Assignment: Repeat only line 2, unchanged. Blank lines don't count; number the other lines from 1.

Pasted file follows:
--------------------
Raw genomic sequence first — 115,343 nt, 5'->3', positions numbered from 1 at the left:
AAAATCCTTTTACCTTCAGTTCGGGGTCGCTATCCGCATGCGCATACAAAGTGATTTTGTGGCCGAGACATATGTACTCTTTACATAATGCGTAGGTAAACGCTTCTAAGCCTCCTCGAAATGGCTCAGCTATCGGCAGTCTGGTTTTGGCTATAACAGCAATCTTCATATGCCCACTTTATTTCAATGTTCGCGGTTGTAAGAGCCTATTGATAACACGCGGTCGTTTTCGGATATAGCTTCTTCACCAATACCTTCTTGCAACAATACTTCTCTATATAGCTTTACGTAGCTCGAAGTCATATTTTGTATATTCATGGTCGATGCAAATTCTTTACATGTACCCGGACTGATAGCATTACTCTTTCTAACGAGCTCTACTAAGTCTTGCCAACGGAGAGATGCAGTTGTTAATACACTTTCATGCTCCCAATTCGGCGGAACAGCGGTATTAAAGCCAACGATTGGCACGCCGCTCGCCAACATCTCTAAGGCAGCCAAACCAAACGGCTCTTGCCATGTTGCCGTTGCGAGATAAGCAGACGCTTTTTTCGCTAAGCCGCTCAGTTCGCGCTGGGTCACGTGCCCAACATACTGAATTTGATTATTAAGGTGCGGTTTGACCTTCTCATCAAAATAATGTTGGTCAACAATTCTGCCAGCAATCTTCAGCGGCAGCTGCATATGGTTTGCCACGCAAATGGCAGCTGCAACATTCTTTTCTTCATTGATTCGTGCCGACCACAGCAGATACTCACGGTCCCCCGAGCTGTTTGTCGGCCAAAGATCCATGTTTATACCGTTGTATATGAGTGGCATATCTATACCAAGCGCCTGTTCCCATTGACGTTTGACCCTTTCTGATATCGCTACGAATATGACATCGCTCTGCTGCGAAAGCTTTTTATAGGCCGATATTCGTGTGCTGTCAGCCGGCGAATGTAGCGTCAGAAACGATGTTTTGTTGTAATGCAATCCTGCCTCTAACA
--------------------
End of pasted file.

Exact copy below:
AAAATCCTTTTACCTTCAGTTCGGGGTCGCTATCCGCATGCGCATACAAAGTGATTTTGTGGCCGAGACATATGTACTCTTTACATAATGCGTAGGTAAACGCTTCTAAGCCTCCTCGAAATGGCTCAGCTATCGGCAGTCTGGTTTTGGCTATAACAGCAATCTTCATATGCCCACTTTATTTCAATGTTCGCGGTTGTAAGAGCCTATTGATAACACGCGGTCGTTTTCGGATATAGCTTCTTCACCAATACCTTCTTGCAACAATACTTCTCTATATAGCTTTACGTAGCTCGAAGTCATATTTTGTATATTCATGGTCGATGCAAATTCTTTACATGTACCCGGACTGATAGCATTACTCTTTCTAACGAGCTCTACTAAGTCTTGCCAACGGAGAGATGCAGTTGTTAATACACTTTCATGCTCCCAATTCGGCGGAACAGCGGTATTAAAGCCAACGATTGGCACGCCGCTCGCCAACATCTCTAAGGCAGCCAAACCAAACGGCTCTTGCCATGTTGCCGTTGCGAGATAAGCAGACGCTTTTTTCGCTAAGCCGCTCAGTTCGCGCTGGGTCACGTGCCCAACATACTGAATTTGATTATTAAGGTGCGGTTTGACCTTCTCATCAAAATAATGTTGGTCAACAATTCTGCCAGCAATCTTCAGCGGCAGCTGCATATGGTTTGCCACGCAAATGGCAGCTGCAACATTCTTTTCTTCATTGATTCGTGCCGACCACAGCAGATACTCACGGTCCCCCGAGCTGTTTGTCGGCCAAAGATCCATGTTTATACCGTTGTATATGAGTGGCATATCTATACCAAGCGCCTGTTCCCATTGACGTTTGACCCTTTCTGATATCGCTACGAATATGACATCGCTCTGCTGCGAAAGCTTTTTATAGGCCGATATTCGTGTGCTGTCAGCCGGCGAATGTAGCGTCAGAAACGATGTTTTGTTGTAATGCAATCCTGCCTCTAACA